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            Effects of Early Intracoronary Administration of Nicorandil During Percutaneous Coronary Intervention in Patients With Acute Myocardial Infarction

            To determine whether nicorandil administration distal to the thrombus in the coronary artery during percutaneous coronary intervention (PCI) in acute ST-segment elevation myocardial infarction (STEMI) patients reduced the incidence of no-reflow phenomenon, reperfusion injury, and adverse events.
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              Nicorandil suppresses the increases in plasma level of matrix metalloproteinase activity and attenuates left ventricular remodeling in patients with acute myocardial infarction.

              Nicorandil, a hybrid KATP channel opener and nicotinamide nitrate, reduces no-reflow phenomenon and improves cardiac function in patients with acute myocardial infarction (AMI). We reported that nicorandil suppresses radical formation in patients with AMI undergoing primary percutaneous coronary intervention (PCI). In the present study, we tested the hypothesis that nicorandil treatment suppresses MMP activities and predicts ventricular remodeling in AMI. Sixty-two patients with AMI were randomized into nicorandil pretreatment (n = 31) and control (n = 31) groups after admission and underwent primary PCI. Nicorandil was administered as a bolus injection (4 mg) followed by constant infusion (8 mg/h) for 24 h just after admission. On days 1, 2, and 14 after the onset of AMI, the plasma levels of matrix metalloproteinase (MMP)-2 and MMP-9 were measured by enzyme-linked immunosorbent assay and the activities by gelatin zymography. There were no differences in the baseline clinical characteristics between the two groups. On day 1, there were no differences in both MMP-2 and MMP-9 levels and their activities between the two groups. However, both MMP-2 and MMP-9 levels and their activities were significantly lower in nicorandil than in control group on day 2 (MMP-2 level, 1 014 +/- 39 vs 1 174 +/- 44 ng/ml; MMP-9 level, 17 +/- 1 vs 23 +/- 2 ng/ml; both P < 005) and on day l4 (MMP-2 level, 970 +/- 38 vs 1 221 +/- 44 ng/ml; MMP-9 level, 17 +/- 1 vs 23 +/- 1 ng/ml; both P < 0.05). Left ventricular end-diastolic volume index (LVEDVI) at acute phase was not different between the two groups. At 6 months after AMI, LVEDVI was significantly smaller in nicorandil than in the control group (83 +/- 4 vs 96 +/- 4 ml/m2, P < 0.05). The change in LVEDVI from acute phase to 6 months was positively correlated with MMP-2 and MMP-9 levels and activities. Nicorandil suppresses the increases in MMP levels and activities and prevents the development of ventricular remodeling in AMI.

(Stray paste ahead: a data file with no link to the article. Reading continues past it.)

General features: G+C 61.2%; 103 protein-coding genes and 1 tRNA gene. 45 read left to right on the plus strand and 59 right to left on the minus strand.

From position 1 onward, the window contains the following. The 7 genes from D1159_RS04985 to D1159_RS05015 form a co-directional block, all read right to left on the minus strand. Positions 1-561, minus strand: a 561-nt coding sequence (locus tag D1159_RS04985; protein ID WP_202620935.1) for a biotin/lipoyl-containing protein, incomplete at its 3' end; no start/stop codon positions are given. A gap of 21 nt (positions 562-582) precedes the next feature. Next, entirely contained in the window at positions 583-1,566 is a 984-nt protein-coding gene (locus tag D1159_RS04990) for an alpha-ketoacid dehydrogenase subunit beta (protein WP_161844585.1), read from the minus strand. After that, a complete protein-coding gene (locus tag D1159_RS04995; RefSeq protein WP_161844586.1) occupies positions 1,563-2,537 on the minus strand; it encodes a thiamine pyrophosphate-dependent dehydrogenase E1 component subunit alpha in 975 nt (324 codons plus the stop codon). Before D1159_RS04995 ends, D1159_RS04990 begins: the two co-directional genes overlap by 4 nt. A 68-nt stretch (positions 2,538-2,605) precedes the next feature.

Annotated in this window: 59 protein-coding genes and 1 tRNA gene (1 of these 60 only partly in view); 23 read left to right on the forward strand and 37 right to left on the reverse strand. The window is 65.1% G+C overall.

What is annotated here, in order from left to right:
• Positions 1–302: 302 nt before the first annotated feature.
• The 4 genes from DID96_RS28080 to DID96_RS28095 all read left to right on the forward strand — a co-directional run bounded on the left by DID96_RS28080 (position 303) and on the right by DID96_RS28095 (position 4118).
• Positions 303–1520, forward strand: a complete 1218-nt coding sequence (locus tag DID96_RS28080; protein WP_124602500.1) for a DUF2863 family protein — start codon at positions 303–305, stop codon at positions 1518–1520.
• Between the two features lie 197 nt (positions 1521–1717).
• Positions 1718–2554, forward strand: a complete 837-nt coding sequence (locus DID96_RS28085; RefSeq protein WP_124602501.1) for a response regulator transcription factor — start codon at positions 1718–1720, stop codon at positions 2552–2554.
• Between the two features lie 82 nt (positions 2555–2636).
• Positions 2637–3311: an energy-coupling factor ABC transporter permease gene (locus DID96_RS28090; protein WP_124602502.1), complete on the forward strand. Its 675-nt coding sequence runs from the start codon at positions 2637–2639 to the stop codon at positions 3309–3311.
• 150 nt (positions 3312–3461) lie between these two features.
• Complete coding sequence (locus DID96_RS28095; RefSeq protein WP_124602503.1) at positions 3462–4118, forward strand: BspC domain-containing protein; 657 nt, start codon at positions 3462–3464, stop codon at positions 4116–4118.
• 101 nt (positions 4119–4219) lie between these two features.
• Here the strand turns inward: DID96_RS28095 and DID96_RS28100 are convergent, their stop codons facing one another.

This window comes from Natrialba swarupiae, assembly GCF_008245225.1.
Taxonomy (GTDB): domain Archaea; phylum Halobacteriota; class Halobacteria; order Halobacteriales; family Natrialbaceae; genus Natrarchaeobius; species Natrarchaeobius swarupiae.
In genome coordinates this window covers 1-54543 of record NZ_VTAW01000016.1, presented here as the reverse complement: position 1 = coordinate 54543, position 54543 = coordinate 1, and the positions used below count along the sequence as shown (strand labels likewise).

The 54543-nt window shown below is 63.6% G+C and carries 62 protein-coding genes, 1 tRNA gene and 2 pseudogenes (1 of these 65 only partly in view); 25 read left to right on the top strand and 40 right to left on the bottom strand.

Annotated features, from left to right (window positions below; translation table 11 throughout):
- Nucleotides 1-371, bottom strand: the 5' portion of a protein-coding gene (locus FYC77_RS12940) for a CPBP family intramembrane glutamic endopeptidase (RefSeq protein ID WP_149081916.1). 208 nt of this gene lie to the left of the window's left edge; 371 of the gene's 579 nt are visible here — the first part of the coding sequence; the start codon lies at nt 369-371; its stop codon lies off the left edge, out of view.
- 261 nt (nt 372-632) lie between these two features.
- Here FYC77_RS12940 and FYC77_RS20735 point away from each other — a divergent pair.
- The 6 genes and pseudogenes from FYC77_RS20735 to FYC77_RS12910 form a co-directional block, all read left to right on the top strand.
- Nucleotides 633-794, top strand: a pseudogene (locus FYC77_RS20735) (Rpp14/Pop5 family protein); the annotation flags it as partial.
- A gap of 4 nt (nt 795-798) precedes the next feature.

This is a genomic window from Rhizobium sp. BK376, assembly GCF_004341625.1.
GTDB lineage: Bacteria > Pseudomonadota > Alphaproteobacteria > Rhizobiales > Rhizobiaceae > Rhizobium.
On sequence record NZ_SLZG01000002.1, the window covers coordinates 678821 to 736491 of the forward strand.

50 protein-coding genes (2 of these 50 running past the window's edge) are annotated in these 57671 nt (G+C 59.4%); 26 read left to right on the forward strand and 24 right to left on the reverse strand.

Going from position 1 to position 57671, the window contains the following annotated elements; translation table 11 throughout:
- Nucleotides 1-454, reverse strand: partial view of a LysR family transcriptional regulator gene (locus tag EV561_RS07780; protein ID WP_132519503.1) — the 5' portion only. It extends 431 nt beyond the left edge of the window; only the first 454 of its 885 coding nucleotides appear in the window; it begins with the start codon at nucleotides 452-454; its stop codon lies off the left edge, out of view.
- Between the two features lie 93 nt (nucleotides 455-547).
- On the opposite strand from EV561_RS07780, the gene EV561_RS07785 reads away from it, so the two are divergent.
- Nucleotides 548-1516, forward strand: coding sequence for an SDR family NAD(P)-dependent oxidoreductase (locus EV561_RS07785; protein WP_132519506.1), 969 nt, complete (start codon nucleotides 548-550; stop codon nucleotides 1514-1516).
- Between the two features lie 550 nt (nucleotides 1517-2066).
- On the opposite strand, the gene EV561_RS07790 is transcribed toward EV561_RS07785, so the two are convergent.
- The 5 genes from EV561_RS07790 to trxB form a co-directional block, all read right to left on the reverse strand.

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                Author and article information

                Journal
                Drug Des Devel Ther
                Drug Des Devel Ther
                DDDT
                dddt
                Drug Design, Development and Therapy
                Dove
                1177-8881
                13 August 2019
                2019
                : 13
                : 2825-2826
                Affiliations
                [1 ] Department of Cardiology, The Second Clinical Medical College of Jinan University, Shenzhen People’s Hospital , Shenzhen 518020, People’s Republic of China
                Author notes
                Correspondence: Aixia LuDepartment of Cardiology, The Second Clinical Medical College of Jinan University, Shenzhen People’s Hospital , N0.1017 Dongmen North Road, Shenzhen518020, People’s Republic of ChinaTel +86 755 2553 3018Fax +86 755 2553 3497 Email luaixiashenzhen@163.com
                Article
                215061
                10.2147/DDDT.S215061
                6698177
                © 2019 Li et al.

                This work is published and licensed by Dove Medical Press Limited. The full terms of this license are available at https://www.dovepress.com/terms.php and incorporate the Creative Commons Attribution – Non Commercial (unported, v3.0) License ( http://creativecommons.org/licenses/by-nc/3.0/). By accessing the work you hereby accept the Terms. Non-commercial uses of the work are permitted without any further permission from Dove Medical Press Limited, provided the work is properly attributed. For permission for commercial use of this work, please see paragraphs 4.2 and 5 of our Terms ( https://www.dovepress.com/terms.php).

                Page count
                References: 5, Pages: 2
                Categories
                Letter

                Pharmacology & Pharmaceutical medicine